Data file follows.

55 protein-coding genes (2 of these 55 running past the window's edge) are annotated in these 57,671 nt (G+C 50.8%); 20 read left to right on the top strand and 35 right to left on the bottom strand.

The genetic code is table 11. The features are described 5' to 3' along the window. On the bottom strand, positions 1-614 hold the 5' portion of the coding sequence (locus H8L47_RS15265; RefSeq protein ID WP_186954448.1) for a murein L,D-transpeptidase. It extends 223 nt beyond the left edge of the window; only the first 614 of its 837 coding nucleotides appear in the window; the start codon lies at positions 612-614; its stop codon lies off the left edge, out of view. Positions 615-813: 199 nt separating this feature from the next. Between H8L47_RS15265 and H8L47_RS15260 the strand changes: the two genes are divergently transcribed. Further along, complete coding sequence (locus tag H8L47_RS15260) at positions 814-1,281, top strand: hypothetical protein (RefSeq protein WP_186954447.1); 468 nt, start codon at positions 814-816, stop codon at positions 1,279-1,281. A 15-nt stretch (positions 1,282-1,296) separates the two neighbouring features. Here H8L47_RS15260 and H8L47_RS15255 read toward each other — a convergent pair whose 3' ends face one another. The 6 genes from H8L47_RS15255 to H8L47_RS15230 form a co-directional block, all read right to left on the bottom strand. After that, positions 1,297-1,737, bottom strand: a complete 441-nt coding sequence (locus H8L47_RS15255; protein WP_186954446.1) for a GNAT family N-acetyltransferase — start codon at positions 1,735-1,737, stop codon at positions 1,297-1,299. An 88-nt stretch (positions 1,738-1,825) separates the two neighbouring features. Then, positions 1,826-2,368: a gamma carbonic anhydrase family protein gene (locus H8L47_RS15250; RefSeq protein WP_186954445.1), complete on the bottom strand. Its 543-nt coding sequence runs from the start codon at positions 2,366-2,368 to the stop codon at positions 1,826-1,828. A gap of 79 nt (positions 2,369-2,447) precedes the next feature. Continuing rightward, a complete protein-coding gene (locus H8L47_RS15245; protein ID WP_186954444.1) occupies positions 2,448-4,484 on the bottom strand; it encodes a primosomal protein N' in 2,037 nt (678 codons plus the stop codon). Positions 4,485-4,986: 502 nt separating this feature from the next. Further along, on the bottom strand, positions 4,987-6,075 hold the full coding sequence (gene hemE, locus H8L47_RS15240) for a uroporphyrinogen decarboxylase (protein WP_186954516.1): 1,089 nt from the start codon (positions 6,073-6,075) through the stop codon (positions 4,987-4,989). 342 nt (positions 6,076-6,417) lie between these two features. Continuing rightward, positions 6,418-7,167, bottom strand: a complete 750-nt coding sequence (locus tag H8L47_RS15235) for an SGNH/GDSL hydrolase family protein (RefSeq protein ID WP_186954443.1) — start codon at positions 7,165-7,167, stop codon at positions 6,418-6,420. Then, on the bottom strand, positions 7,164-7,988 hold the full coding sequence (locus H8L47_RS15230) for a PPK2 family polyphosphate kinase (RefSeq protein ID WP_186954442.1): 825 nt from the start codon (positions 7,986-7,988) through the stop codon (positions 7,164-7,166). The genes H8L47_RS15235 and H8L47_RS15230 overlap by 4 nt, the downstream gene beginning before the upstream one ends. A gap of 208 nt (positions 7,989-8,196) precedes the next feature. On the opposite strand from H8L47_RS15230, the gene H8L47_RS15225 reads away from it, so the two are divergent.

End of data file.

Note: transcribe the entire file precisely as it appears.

55 protein-coding genes (2 of these 55 running past the window's edge) are annotated in these 57,671 nt (G+C 50.8%); 20 read left to right on the top strand and 35 right to left on the bottom strand.

The genetic code is table 11. The features are described 5' to 3' along the window. On the bottom strand, positions 1-614 hold the 5' portion of the coding sequence (locus H8L47_RS15265; RefSeq protein ID WP_186954448.1) for a murein L,D-transpeptidase. It extends 223 nt beyond the left edge of the window; only the first 614 of its 837 coding nucleotides appear in the window; the start codon lies at positions 612-614; its stop codon lies off the left edge, out of view. Positions 615-813: 199 nt separating this feature from the next. Between H8L47_RS15265 and H8L47_RS15260 the strand changes: the two genes are divergently transcribed. Further along, complete coding sequence (locus tag H8L47_RS15260) at positions 814-1,281, top strand: hypothetical protein (RefSeq protein WP_186954447.1); 468 nt, start codon at positions 814-816, stop codon at positions 1,279-1,281. A 15-nt stretch (positions 1,282-1,296) separates the two neighbouring features. Here H8L47_RS15260 and H8L47_RS15255 read toward each other — a convergent pair whose 3' ends face one another. The 6 genes from H8L47_RS15255 to H8L47_RS15230 form a co-directional block, all read right to left on the bottom strand. After that, positions 1,297-1,737, bottom strand: a complete 441-nt coding sequence (locus H8L47_RS15255; protein WP_186954446.1) for a GNAT family N-acetyltransferase — start codon at positions 1,735-1,737, stop codon at positions 1,297-1,299. An 88-nt stretch (positions 1,738-1,825) separates the two neighbouring features. Then, positions 1,826-2,368: a gamma carbonic anhydrase family protein gene (locus H8L47_RS15250; RefSeq protein WP_186954445.1), complete on the bottom strand. Its 543-nt coding sequence runs from the start codon at positions 2,366-2,368 to the stop codon at positions 1,826-1,828. A gap of 79 nt (positions 2,369-2,447) precedes the next feature. Continuing rightward, a complete protein-coding gene (locus H8L47_RS15245; protein ID WP_186954444.1) occupies positions 2,448-4,484 on the bottom strand; it encodes a primosomal protein N' in 2,037 nt (678 codons plus the stop codon). Positions 4,485-4,986: 502 nt separating this feature from the next. Further along, on the bottom strand, positions 4,987-6,075 hold the full coding sequence (gene hemE, locus H8L47_RS15240) for a uroporphyrinogen decarboxylase (protein WP_186954516.1): 1,089 nt from the start codon (positions 6,073-6,075) through the stop codon (positions 4,987-4,989). 342 nt (positions 6,076-6,417) lie between these two features. Continuing rightward, positions 6,418-7,167, bottom strand: a complete 750-nt coding sequence (locus tag H8L47_RS15235) for an SGNH/GDSL hydrolase family protein (RefSeq protein ID WP_186954443.1) — start codon at positions 7,165-7,167, stop codon at positions 6,418-6,420. Then, on the bottom strand, positions 7,164-7,988 hold the full coding sequence (locus H8L47_RS15230) for a PPK2 family polyphosphate kinase (RefSeq protein ID WP_186954442.1): 825 nt from the start codon (positions 7,986-7,988) through the stop codon (positions 7,164-7,166). The genes H8L47_RS15235 and H8L47_RS15230 overlap by 4 nt, the downstream gene beginning before the upstream one ends. A gap of 208 nt (positions 7,989-8,196) precedes the next feature. On the opposite strand from H8L47_RS15230, the gene H8L47_RS15225 reads away from it, so the two are divergent.